While I was completing this shiur the shocking news of the terror attack at Pittsburgh’s Tree of Life synagogue was reported here in Israel. This shiur is dedicated to the memory of the victims and to a Refua Shlaima of those who were wounded.
Women dominate the narrative of this week’s parsha. From the death of Sara Imeinu to the search for a wife for Yitzhak Aveinu and the ultimate discovery of Rivkah Imeinu, our parsha is about the women who made Am Yisrael.
There is, however, a third woman in our parsha who often goes unmentioned. Even her identity is something of a mystery, yet she bore six sons to Avraham Aveinu. The reference of course is to Ketora, who Avraham marries after the death of Sara and after Yitzhak marries Rivka.
As is common in situations like this, our identification of a mysterious or obscure personality in Chumash is often defined by Rashi. In his commentary to 25:1 Rashi tells us that Ketora is none other than Hagar, Sarah’s maidservant turned concubine, who had already borne Yishmael. Rashi makes this identification based on the Midrash which suggests that the name Ketora is linked to the word Ketoret, incense. Hagar’s actions, says the Midrash (Breishit Rabba 61), were as pleasing as incense. Rashi then highlights a specific aspect of Hagar’s behavior that was worthy of praise, the fact that she remained faithful to Avraham after he sent her away and did not sleep with other men.
While neither Rashi nor the Midrash he quotes mentions it, Hagar’s chaste behavior contrasts strongly and positively with the behavior of Orpah, Rut’s sister and daughter- in-law of Naomi. Orpah and Rut are faced with a choice when their mother-in-law, Naomi decides to return to Beit Lechem after the death of her husband and two sons. Initially both Rut and Orpah insist on accompanying their mother-in law back to Yehuda, even though Naomi tries to dissuade them. While Rut refuses to be deterred, Orpah ultimately follows her mother-in-law’s advice and returns home to Moav. According to the Chazal (Sota 42b), she then behaves in a shockingly promiscuous manner, and as a result is impregnated and gives birth to Golyat. I believe that the contrast is telling. Chazal see those who leave Tzadikkim (or, as in the case of Hagar, were banished from the company of Tzadikkim) as being especially prone to a radical change in behavior. Orpah is the classic case; Lot might be another. Hagar, on the other hand, seems to have successfully resisted this impulse to the extent that none other then Yitzhak seeks her out to bring her back to his father (see Breishit Rabba 60, also quoted by Rashi on 24:62).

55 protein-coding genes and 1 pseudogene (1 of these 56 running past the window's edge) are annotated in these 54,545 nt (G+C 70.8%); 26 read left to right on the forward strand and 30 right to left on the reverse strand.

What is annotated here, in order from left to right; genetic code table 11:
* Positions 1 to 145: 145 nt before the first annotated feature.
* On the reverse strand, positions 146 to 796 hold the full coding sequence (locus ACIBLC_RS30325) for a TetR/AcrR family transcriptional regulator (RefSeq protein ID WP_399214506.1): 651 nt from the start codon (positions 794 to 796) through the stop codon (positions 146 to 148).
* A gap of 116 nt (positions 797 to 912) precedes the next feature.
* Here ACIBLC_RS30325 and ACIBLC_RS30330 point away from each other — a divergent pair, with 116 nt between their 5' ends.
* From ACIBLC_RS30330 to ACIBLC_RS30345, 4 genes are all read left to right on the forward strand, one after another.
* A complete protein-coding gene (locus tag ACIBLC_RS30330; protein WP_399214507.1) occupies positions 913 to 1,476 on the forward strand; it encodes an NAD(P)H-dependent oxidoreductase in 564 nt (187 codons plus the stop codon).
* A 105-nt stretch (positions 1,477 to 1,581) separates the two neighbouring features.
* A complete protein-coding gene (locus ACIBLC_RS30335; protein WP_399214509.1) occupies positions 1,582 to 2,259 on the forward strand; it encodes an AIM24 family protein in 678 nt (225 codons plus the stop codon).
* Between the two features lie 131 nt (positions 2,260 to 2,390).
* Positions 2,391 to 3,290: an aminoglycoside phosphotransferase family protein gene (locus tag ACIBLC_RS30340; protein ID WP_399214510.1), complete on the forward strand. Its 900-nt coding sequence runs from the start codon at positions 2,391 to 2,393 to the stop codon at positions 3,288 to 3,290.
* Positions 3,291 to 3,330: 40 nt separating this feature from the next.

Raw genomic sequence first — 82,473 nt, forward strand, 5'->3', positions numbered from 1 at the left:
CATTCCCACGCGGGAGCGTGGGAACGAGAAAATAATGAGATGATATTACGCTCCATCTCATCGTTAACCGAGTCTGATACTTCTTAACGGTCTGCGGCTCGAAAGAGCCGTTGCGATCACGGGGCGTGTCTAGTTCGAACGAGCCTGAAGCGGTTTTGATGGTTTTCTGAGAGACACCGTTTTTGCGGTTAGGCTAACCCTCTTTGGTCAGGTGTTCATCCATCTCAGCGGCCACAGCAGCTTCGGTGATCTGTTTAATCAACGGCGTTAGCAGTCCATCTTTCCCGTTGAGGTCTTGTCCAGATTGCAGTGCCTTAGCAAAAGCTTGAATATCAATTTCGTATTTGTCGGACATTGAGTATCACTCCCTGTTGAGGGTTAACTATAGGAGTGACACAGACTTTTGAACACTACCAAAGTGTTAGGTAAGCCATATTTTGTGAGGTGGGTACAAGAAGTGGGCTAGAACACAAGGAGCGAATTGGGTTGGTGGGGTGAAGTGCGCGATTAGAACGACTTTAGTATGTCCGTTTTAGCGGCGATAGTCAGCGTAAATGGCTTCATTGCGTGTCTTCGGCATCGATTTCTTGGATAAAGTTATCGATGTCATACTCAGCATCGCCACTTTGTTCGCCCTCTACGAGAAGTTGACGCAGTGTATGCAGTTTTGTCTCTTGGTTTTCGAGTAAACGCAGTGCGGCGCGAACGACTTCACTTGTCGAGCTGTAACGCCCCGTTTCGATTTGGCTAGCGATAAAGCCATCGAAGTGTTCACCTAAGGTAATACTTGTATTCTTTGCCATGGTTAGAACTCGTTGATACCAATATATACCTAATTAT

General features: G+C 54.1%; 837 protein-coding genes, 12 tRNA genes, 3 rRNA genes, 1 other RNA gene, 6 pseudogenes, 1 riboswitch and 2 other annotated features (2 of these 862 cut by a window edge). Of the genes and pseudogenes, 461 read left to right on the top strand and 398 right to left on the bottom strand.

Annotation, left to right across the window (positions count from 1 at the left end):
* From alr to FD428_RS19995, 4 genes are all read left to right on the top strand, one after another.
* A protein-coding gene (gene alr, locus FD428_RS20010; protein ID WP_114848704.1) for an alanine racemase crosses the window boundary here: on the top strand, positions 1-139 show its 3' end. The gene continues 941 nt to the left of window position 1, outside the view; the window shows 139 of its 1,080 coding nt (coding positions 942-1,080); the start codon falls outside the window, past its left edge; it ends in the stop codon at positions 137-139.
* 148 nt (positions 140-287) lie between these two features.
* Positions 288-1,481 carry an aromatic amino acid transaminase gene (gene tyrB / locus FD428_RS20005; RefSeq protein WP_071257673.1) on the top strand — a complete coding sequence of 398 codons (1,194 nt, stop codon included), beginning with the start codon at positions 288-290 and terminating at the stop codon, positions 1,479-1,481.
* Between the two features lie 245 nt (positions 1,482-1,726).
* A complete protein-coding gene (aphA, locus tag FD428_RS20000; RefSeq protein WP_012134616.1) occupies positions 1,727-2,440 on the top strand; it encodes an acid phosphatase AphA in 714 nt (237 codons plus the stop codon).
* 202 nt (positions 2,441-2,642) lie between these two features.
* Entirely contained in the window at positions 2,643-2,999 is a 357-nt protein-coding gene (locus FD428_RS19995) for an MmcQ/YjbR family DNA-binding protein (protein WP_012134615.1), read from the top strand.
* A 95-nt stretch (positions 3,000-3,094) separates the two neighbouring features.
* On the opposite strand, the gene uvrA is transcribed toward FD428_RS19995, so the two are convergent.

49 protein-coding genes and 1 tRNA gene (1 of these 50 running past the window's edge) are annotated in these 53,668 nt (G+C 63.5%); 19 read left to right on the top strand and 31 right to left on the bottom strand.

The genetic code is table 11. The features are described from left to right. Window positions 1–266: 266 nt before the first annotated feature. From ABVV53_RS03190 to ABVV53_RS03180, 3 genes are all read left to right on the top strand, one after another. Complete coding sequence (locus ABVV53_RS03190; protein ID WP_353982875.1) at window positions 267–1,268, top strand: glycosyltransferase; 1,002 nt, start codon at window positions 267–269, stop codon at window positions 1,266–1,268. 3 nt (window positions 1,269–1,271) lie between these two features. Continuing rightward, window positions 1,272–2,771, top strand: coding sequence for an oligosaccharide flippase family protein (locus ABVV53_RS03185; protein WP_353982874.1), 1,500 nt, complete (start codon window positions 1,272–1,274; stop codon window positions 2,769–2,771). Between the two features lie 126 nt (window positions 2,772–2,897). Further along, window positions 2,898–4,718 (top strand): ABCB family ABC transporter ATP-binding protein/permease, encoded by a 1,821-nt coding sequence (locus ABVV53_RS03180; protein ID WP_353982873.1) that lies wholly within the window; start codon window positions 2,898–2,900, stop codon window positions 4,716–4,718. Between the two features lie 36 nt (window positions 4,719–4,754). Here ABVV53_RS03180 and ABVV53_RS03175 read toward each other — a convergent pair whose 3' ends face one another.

What is surprising about all of this is that either Hagar or Rashi seem to have done a major turnaround. How else can we explain the fact that Rashi has taken a dim view of Hagar up until now? When Avraham, at Sarah’s insistence, banished Hagar and Yishmael from their home, Rashi (21:14) suggests that Hagar returned to the idolatrous ways of her family. Yet here we are, four perakim later, and Rashi is singing her praises!